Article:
A joint Argentine-Iran "truth commission" approved by both governments promises to move the investigation forward by enabling Argentine prosecutors to travel to Teheran and question high-ranking Iranian officials suspected of organizing the attack.
The bombing of the Argentine-Israeli Mutual Association in downtown Buenos Aires killed 85 people in 1994 and remains unsolved. But prosecutor Alberto Nisman recently released a 500-page indictment that accuses Iran and Hezbollah of organizing the attack and continuing to establish cells across South America to launder money and commit acts of terror.
Iran denies any involvement in the bombing, and rejected Nisman's indictment as a Zionist conspiracy theory. There is no indication that Iran will ever allow suspects in the attack to be extradited from the country. The Iranian suspects have spent years on Interpol lists, without being apprehended.
Memorial signs in Argentina (Photo: AP)
The association, meanwhile, has sued to block the truth commission as unconstitutional, saying any suspects must be brought to justice in Argentina.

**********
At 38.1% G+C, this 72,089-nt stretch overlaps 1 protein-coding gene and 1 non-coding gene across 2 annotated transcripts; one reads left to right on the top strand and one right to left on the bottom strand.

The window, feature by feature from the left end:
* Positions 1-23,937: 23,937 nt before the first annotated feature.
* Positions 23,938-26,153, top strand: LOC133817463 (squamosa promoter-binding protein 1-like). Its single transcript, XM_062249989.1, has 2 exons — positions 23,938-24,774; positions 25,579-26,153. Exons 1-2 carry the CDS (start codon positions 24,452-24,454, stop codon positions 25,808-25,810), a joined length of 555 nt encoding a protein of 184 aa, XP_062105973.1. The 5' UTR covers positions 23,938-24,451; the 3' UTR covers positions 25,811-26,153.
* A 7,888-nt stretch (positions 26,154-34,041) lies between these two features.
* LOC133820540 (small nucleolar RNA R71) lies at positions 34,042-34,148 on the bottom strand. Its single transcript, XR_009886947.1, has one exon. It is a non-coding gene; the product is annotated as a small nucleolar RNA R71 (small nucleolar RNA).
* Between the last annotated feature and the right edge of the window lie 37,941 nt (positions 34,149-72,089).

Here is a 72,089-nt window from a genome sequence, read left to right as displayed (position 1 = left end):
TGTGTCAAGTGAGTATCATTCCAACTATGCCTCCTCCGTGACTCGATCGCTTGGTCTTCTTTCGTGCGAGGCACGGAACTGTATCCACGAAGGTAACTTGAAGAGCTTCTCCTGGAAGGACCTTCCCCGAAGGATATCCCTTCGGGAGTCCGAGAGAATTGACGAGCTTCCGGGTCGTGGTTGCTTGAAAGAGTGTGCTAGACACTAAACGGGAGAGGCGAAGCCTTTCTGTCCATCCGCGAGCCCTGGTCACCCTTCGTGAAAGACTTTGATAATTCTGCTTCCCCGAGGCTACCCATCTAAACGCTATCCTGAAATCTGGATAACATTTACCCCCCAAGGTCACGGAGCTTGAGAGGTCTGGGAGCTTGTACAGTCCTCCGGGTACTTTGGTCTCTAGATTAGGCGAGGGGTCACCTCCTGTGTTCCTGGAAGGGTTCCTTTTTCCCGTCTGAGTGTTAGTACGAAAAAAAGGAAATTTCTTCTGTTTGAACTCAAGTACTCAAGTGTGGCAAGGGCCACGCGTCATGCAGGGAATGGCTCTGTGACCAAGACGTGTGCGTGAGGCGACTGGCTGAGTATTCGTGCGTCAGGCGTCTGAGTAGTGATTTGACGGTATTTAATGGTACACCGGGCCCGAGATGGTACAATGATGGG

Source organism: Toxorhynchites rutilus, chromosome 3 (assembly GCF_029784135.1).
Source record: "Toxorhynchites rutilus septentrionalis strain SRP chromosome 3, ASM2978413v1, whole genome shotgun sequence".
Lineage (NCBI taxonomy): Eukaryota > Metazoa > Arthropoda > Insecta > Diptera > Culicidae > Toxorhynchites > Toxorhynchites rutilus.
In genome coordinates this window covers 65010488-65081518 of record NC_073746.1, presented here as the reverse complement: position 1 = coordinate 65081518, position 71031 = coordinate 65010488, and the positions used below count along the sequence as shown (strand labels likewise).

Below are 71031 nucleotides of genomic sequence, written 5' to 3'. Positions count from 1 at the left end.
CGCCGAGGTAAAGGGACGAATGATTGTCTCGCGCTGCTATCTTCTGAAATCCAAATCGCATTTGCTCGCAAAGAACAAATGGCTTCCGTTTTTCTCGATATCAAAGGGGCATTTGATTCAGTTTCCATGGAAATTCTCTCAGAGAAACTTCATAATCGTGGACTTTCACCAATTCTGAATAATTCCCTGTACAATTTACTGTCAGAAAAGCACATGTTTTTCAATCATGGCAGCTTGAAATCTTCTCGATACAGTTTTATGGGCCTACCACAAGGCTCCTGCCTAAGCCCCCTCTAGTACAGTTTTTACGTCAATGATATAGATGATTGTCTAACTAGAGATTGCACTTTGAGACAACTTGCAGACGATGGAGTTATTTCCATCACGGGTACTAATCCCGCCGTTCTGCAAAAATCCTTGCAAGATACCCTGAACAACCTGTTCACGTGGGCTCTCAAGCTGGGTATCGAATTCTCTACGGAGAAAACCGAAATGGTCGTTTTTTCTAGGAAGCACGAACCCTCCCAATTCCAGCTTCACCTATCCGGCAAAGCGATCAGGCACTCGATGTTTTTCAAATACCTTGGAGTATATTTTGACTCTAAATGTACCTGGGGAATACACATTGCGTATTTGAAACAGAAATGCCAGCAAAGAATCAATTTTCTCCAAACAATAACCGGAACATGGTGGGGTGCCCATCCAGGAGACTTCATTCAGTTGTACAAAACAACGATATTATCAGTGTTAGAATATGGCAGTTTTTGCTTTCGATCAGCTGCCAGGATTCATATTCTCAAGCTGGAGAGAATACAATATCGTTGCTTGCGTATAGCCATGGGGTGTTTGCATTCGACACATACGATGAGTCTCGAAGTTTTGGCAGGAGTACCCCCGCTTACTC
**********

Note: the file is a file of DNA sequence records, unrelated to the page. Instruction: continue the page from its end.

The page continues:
Speaking to a crowd of survivors huddling in Thursday's frigid winter chill outside the rebuilt Jewish center, Association president Leonardo Jmelnitsky cast doubt on Iran's intentions. "What confidence can we have in Iran when the same government has denied the genocide of six million Jews in the Holocaust?" Jmelnitsky asked.
Sofia Guterman, who lost her daughter Andrea in the bombing, accused her own government of subjecting the survivors to endless cycles of hope and dismay, of "demands for justice, impunity, memory, impunity, grief, impunity. The impunity has reigned, fed by the guilty, the accomplices and those who covered up the truth. It's difficult to understand," she said.
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